For three days, from 10 through 12 November, a Kampfgruppe of the 116th Panzer Division, seriously depleted by the Schmidt-Vossenack battles, attacked southwest of Huertgen against the 12th Infantry but with only limited success. The 89th Division meanwhile reacted with stiff counterattacks against the 1st Battalion,109th Infantry, in the woods north of Vossenack. To the 89th Division elimination of this American advance became "a point of honor." Although the Germans did surround elements of the American battalion, a relief patrol broke through on 15 November to foil the German attempt at annihilation. This was the last major enemy development before the28th Division was relieved and passed to control of VIII Corps.10
Relief of the 28th Division
When the 2d Ranger Battalion was attached to the 109th Infantry and moved to the Germeter vicinity on 14 November, all elements of the 112th Infantry were relieved, and the regiment moved south into defensive positions in VIII Corps` Luxembourg sector. The 110th Infantry was relieved by elements of the 8th Infantry and moved south on 17 November. Relief of the 109th Infantry was completed by the 8th Division on 19 November, and the entire 28th Division was relieved of responsibility for the Vossenack-Schmidt area.11
The Schmidt operation had developed into one of the most costly division actions in the whole of World War II and represented a major repulse to American arms. Exact casualty figures are difficult to determine because casualties were re-
ported by the month and the Schmidt operation covered only a portion of a month. However, after leaving this area, the 28th Division went to a relatively inactive sector of the VIII Corps line where casualties for the rest of November were admittedly few. The majority of the month`s casualties, therefore, can be considered to have occurred in the Schmidt operation.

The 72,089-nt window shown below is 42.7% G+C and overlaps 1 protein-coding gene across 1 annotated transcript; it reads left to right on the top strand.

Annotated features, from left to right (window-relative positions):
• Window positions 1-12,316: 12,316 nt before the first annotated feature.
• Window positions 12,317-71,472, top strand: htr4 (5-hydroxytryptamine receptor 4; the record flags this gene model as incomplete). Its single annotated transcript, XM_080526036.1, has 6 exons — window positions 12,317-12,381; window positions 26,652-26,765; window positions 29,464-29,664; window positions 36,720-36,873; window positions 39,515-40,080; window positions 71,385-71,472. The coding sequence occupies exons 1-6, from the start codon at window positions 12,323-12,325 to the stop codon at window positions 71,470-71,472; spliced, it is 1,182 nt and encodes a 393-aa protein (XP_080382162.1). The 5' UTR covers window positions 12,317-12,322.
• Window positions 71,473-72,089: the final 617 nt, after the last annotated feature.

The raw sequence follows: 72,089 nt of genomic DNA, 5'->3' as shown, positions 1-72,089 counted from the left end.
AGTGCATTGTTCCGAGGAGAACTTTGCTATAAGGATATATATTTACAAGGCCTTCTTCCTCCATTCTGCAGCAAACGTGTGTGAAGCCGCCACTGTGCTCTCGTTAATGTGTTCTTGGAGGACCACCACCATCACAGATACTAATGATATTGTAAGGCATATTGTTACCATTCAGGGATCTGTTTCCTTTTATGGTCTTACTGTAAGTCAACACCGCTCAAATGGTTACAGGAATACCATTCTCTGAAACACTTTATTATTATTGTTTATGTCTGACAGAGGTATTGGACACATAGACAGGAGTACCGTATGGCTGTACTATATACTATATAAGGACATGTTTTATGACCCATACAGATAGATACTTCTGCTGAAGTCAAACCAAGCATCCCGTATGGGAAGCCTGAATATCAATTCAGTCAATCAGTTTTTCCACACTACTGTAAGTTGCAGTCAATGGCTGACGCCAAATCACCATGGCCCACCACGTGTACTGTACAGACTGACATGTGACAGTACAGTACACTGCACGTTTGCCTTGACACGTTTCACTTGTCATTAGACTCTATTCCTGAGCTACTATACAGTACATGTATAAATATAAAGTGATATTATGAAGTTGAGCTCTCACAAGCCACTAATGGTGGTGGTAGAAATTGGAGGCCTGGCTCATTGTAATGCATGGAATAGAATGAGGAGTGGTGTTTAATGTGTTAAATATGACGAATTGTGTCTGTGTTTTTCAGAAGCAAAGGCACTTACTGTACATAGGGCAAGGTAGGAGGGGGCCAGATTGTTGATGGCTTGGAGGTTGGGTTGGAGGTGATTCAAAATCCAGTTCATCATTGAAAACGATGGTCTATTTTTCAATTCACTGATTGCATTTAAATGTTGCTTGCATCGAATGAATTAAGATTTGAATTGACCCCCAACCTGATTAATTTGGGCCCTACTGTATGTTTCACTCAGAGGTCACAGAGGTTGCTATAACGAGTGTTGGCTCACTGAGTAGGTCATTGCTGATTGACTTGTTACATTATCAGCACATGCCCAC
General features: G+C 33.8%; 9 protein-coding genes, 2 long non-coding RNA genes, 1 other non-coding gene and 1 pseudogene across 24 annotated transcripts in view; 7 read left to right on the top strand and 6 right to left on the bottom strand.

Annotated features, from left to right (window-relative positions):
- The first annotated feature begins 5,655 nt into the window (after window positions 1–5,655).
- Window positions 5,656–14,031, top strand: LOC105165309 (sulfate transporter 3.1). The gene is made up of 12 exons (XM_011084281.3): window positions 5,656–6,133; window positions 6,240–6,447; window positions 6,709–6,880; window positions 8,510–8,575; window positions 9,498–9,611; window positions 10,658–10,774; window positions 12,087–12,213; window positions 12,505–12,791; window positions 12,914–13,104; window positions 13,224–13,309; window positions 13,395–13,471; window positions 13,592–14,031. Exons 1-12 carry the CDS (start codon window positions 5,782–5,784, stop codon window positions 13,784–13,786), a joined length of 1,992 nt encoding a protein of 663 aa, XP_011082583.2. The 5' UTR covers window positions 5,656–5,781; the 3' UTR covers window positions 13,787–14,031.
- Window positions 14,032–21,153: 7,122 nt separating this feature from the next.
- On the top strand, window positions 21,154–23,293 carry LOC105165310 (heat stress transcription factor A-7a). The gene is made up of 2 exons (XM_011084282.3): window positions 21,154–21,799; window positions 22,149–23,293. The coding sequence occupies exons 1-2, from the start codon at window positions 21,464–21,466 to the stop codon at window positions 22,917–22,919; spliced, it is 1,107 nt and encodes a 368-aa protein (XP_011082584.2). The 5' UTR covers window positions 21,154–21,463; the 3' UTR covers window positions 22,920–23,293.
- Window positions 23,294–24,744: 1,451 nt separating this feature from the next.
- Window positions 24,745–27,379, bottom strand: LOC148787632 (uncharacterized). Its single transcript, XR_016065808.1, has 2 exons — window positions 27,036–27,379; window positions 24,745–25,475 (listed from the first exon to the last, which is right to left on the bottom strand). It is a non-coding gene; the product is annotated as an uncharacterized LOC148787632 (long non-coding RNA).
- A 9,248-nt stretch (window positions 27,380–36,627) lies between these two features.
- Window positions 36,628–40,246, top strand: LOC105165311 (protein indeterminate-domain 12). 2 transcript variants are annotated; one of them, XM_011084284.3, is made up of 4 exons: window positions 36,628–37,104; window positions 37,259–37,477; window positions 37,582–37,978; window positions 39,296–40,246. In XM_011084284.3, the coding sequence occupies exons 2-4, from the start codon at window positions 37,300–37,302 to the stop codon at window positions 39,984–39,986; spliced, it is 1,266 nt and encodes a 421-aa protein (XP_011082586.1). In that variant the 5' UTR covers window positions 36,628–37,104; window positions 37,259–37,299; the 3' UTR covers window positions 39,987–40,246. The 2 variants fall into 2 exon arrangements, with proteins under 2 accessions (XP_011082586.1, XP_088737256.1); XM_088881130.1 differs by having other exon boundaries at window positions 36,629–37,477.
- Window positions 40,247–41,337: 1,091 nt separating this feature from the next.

Hardest hit of the three infantry regiments was the one that made the main effort, the 112th Infantry. It had 232 men captured, 431 missing, 719 wounded, 167 killed, and 544 nonbattle casualties-2,093 officers and men lost in all. Troops attached to the 28th Division suffered, at a conservative estimate, more than 500 casualties, while losses in the division itself for November were5,684. The one-division assault, therefore, had claimed a toll in killed, wounded, missing, captured, and nonbattle casualties of more than 6,184Americans.12
No accurate comparison between German and American casualties can be made because German casualties are purely an estimate and for a shorter period. From 2 November through 8 November, 913 German prisoners were captured and an estimated 2,000 enemy casualties of all types were inflicted. On the basis of these figures it is apparent that American losses were much higher, approximately 3,000 more than the German.13
American materiel losses in the Schmidt action included sixteen out of twenty-four M-10 tank destroyers of the 893d Tank Destroyer Battalion and thirty-one out of fifty medium tanks of the 707th Tank Battalion. Other victims of both enemy fire and the treacherous terrain included bulldozers, trucks, weasels, 57-mm. antitank guns, machine guns, mortars, and individual weapons.14Figures on expenditure of artillery ammunition are available only for the period2 November through 8 November. Counting tank and tank destroyer ammunition fired